Siebel Scholar Rachel Miller (MIT BioE ’10) spends her days in the laboratory contemplating the knee and its mysteries. The knee joint, where bones, cartilage, mass and movement all come together, will cause pain associated with osteoarthritis to an estimated 40% of Americans at some point in their lives.
Siebel Scholar Rachel Miller using calcium imaging to examine a dorsal root ganglion, a cluster of nerve cell bodies that brings pain signals from the knee to the spinal cord.
Image credit: Lauren M. Anderson, Rush University Medical Center
“Osteoarthritis is such a common disease that it’s kind of strange that we don’t have a better understanding of what causes the pain,” says Miller, an assistant professor in the departments of internal medicine and biochemistry at Rush University Medical Center in Chicago.
The chance to use her training in bioengineering in combination with a new exploration into neuroscience led Miller to establish her own research lab at Rush. She is now focusing on explaining the origins of osteoarthritis pain associated with mechanics.
“Almost everyone knows someone suffering from osteoarthritis but there’s really not much you can do about it. It seems like there’s definitely an opening there to help people,” said Miller.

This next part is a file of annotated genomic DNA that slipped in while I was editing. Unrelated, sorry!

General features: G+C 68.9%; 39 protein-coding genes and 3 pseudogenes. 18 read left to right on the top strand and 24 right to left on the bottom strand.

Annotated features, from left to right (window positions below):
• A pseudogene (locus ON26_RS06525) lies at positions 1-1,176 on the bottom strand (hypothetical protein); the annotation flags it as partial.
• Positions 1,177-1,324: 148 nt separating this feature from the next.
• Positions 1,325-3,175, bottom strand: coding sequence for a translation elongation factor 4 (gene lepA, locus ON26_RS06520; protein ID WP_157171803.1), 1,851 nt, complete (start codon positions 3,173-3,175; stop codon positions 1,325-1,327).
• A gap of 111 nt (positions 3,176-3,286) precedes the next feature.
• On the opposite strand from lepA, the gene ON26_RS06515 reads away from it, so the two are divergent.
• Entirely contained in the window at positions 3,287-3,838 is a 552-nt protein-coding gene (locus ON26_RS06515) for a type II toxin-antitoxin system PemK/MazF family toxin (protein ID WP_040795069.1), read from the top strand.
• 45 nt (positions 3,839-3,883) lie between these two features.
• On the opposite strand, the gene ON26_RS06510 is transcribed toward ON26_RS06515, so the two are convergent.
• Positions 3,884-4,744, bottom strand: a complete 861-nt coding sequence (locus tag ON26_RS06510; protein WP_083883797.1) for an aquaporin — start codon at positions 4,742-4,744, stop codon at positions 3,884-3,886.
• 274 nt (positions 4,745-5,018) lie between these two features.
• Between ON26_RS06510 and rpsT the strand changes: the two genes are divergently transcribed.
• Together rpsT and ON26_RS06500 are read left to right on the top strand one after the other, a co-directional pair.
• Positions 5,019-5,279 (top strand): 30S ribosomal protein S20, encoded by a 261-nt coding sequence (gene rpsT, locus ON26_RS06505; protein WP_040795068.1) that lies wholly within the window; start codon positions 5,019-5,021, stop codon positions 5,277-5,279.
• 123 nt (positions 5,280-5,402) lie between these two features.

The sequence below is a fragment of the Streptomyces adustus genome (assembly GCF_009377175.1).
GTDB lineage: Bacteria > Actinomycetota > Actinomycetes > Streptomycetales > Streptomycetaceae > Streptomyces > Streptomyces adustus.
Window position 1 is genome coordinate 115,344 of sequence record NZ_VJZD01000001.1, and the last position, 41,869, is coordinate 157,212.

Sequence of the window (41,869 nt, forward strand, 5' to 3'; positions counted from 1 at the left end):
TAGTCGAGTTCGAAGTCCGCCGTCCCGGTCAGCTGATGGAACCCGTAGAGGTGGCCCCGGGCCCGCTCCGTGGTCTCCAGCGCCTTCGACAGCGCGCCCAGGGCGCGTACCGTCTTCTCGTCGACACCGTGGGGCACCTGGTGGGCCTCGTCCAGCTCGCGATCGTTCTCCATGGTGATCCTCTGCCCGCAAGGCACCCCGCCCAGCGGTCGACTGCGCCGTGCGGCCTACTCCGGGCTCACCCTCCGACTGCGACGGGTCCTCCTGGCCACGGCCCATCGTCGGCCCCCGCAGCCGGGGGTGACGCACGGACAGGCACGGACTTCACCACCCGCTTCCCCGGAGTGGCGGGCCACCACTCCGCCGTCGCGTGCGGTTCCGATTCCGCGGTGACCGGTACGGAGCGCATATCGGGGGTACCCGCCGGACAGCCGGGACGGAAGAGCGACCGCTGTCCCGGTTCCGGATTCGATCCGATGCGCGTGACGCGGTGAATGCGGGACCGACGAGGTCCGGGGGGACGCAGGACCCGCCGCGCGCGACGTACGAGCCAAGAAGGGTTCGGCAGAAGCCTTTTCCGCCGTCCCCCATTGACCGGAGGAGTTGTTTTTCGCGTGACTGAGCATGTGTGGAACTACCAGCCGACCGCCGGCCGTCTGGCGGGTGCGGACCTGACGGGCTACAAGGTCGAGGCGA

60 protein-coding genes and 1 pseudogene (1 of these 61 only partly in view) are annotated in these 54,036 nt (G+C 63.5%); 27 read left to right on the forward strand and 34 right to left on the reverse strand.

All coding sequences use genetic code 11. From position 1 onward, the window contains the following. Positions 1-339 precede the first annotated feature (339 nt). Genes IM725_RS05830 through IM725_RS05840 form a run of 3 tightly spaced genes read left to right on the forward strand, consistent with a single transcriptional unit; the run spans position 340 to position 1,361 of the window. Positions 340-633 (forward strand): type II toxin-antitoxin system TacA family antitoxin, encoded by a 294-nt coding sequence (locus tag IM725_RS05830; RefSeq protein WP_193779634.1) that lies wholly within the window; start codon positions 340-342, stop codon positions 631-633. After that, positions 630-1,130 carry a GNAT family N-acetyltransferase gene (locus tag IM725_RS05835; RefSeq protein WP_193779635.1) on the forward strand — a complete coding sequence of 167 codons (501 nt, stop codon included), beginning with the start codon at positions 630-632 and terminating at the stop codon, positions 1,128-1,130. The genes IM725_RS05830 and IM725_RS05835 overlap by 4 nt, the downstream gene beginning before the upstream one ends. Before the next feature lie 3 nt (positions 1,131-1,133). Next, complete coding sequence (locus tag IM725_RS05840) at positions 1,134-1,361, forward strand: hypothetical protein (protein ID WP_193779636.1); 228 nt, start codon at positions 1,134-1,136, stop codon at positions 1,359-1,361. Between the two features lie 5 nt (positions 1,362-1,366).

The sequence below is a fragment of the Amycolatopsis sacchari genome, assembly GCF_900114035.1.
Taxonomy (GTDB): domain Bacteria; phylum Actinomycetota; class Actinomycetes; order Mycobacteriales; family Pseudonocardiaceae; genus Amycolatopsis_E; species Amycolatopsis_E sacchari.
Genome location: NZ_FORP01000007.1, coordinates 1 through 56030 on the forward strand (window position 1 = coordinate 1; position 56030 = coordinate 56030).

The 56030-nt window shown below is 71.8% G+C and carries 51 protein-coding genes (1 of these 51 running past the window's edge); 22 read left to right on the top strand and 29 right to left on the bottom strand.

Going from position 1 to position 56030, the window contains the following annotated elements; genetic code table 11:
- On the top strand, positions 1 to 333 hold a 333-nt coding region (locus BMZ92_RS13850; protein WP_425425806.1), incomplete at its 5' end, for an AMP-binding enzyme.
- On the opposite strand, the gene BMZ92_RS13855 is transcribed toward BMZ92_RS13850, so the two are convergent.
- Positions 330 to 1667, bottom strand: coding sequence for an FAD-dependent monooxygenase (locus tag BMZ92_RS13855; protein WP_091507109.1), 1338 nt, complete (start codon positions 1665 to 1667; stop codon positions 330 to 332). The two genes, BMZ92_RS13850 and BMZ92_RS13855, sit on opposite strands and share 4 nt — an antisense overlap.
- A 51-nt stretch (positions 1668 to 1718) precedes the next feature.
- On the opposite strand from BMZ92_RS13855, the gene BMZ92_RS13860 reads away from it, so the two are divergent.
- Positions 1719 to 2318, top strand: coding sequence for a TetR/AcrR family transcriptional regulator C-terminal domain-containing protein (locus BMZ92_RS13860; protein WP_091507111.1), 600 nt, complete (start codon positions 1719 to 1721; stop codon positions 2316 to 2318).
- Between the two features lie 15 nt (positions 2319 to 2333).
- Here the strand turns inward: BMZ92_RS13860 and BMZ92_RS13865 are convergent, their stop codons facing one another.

Knee pain may be chronic, or it might come and go with no rhyme or reason. It is the puzzle of what is actually happening in the complex ecosystem of the knee that drives Miller. Her latest work, in collaboration with her mentor at Rush, Ann-Marie Malfait, has focused on what processes result in knee pain, looking at the intersection of how the nervous system interacts with the musculoskeletal system.
It’s the mystery of the mechanics behind such a common ailment that makes the work continually interesting, Miller says. “I’m trying to understand why, when you have a musculoskeletal problem, it can suddenly hurt when you go for a run when it never used to.
Ultimately, the basic research she is doing on mechanisms of pain in the knee could result in the development of a drug targeted to those pathways. “It’s not going to happen overnight,” she says. “It’s probably more like a 10- to 20-year timeline.”
Day-to-day activities in the lab vary for Miller. “I like that every day is different. I can get there in the morning and decide what I want to do that day.” There are mundane tasks to running a lab, such as supervising mouse colonies. Other days she might be designing a new experiment or troubleshooting what’s wrong with a piece of equipment or a protocol.
To truly understand osteoarthritis, Miller believes, researchers will need to look at both the traditional joint damage mechanics along with the pain. “That’s still kind of a novel concept in the osteoarthritis world,” she says.
Having her own lab is a huge accomplishment, though it’s requiring a lot of fundraising. Miller spends a substantial amount of time writing grant proposals. But it doesn’t bother her. “I find the work I’m doing exciting enough that it’s OK for me to spend a lot of time writing grants.”
Hooked on Bioengineering
When Miller was in high school she had a chance to see artificial hearts being designed during a school trip to the nearby Penn State’s Hershey Medical Center labs, and she was hooked on bioengineering. Little did she know that just a few years later she would be working in those labs helping researchers on nanotechnology projects.